The DARP is motivated by the fact that individuals are looking for more flexible means of transport that are closer to their expectations. The DARP makes it possible to respond to these expectations. Indeed, it is considered a mode of collective transport, individualized and activated on demand. The DARP offers a better quality/cost of service. Figure 1 shows the repartition of some know DARP in Saharan countries and positioning of Taxi “woro-woro”

Figure 1. Positioning of DARP different modes of transport according to privacy and transport cost criteria.

transport problem according to privacy and cost criteria. Knowing that the cost of operation is related to the quality of service offered, the designers of such a system must find a compromise between these two criteria.

The cost of operation and the quality of service offered to users increases with the number of vehicles commissioned. The fight against pollution is an argument in favour of the DARP since the optimization of the routes and the regrouping of the travellers make it possible a potentially significant savings by rolling vehicles and therefore emissions of air pollutants.

Based on the characteristics of demand nodes for DARP, Douglas et al. [6] and Sin et al. [7] and Yves Molenbruch et al. [8] consider that the DARP can be categorized into two different kinds of problems: static DARP and dynamic DARP. In the static DARP, all demands know in advance. According to the information of the given demands, the dispatcher could design appropriate routes and schedules to serve customers under the specific objective function. In contrast with the static DARP, the dynamic DARP only knew partial information on the demands and the real-time demands might reveal during the vehicle routing. The dispatcher must redesign the vehicle routes and service sequences to handle the real-time demands. Yves Molenbruch et al. [8] surveyed several academic studies for DARP and classified DARP according to the number of vehicles and the characteristics of the demands. In terms of the number of vehicles, the DARP can be classified into the single-vehicle DARP and multi-vehicle DARP.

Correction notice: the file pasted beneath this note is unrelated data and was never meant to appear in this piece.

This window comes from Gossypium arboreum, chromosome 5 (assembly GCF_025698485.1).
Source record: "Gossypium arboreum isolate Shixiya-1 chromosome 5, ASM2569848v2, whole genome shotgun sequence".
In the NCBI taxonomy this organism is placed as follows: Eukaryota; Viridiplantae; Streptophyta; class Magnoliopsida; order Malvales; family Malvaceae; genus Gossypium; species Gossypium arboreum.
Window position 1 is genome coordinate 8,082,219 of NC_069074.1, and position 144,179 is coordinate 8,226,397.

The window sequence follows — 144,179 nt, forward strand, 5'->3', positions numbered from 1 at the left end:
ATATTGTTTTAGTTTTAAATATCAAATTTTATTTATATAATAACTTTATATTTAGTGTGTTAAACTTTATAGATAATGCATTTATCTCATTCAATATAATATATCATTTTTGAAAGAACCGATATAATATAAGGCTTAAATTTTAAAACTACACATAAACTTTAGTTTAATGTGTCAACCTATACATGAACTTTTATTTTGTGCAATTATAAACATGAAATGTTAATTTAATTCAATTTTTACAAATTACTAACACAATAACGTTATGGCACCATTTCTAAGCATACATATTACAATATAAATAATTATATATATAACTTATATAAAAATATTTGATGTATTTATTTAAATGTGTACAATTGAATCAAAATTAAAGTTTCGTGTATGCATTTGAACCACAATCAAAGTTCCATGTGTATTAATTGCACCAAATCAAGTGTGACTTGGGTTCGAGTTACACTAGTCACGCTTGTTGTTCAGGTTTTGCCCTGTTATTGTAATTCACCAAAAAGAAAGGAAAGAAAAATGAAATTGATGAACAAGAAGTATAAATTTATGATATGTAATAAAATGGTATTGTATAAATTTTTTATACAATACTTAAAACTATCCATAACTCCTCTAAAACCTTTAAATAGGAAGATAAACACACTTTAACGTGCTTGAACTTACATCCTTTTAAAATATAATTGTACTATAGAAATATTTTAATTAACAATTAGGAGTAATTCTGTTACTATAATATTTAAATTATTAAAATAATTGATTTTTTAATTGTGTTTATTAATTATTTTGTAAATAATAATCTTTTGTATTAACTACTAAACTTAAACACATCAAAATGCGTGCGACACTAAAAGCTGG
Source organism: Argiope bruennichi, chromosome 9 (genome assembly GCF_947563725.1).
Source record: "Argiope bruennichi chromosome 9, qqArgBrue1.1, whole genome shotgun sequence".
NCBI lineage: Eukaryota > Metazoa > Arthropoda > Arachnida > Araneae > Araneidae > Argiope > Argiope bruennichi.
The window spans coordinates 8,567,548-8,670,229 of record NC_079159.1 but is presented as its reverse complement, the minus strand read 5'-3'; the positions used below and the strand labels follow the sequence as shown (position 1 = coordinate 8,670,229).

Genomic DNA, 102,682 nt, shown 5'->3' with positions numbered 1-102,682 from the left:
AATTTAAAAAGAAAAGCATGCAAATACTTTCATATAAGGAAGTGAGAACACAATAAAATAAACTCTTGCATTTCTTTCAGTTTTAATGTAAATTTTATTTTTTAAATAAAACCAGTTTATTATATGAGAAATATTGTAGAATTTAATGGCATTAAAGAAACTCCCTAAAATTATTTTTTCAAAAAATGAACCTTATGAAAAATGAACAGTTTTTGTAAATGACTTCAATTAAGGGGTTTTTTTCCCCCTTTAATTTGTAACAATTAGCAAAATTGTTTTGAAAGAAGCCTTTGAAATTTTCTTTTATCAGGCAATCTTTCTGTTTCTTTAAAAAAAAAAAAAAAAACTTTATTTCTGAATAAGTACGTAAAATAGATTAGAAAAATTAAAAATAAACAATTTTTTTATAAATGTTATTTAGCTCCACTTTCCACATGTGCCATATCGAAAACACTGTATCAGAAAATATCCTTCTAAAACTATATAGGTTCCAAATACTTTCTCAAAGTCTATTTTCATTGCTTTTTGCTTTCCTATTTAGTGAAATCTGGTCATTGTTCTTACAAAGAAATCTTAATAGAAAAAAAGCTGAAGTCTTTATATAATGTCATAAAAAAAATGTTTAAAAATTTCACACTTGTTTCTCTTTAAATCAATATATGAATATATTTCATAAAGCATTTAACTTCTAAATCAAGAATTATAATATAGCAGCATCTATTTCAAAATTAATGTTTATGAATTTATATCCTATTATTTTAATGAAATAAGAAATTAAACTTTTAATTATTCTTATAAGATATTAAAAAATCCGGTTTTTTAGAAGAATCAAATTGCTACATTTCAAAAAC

3. The Dial-a-Ride Problem in Sub-Saharan Countries: The Case of the Cote d’Ivoire

In the countries of sub-Saharan Africa, in recent years, a particular mode of transport, between the taxi and the public transport has emerged: they are commonly called woro-woro [9] in Ivory Coast. It is actually a disorganized highly dynamic demand transport system. We propose in this article a formalized model of this problem in order to organize this sector. A woro-woro with the characteristic of being on a given line: it starts from a point A (departure station) to a point B (arrival station). It performs a stop set according to the customer’s request: either to take a customer, or to get off. Since some years since the relative density of the road network, the itineraries become more and more variable. In this context, a user aims to have a better quality of services, including minimizing travel time and minimizing the distance travelled. The goal of the carrier is to maximize income by minimizing the costs of the distance travelled and time. The disorganization of the sector is the cause of a large number of problems in the field of passenger transport. In recent years, application-based transport and Tourist Vehicle with Driver demand systems (Yongo and others) have been developed. These systems have the advantage of being organized.

4. Dial-a-Ride Approach for “Woro-Woro” System Model

The literature in the particular sense of DARP in Saharan countries is not enormous. Although, this one has been discussed and describe by some authors like Christoffel Venter and Mathetha Mokonyama [10] who present DARP in South Africa Cape Town.

In the particular case of Côte d’Ivoire “woro-woro” system, we can describe as shown in Figure 2, the problem as follows: we consider a company A having a not identical fleet of “woro-woro”, arranged in a set of stations. We also consider a collection of pickup station and a collection of drop-off station. Management of company a fleet of “woro-woro” is entrusted to a manager B. The manager B must respond to a set of transport requests.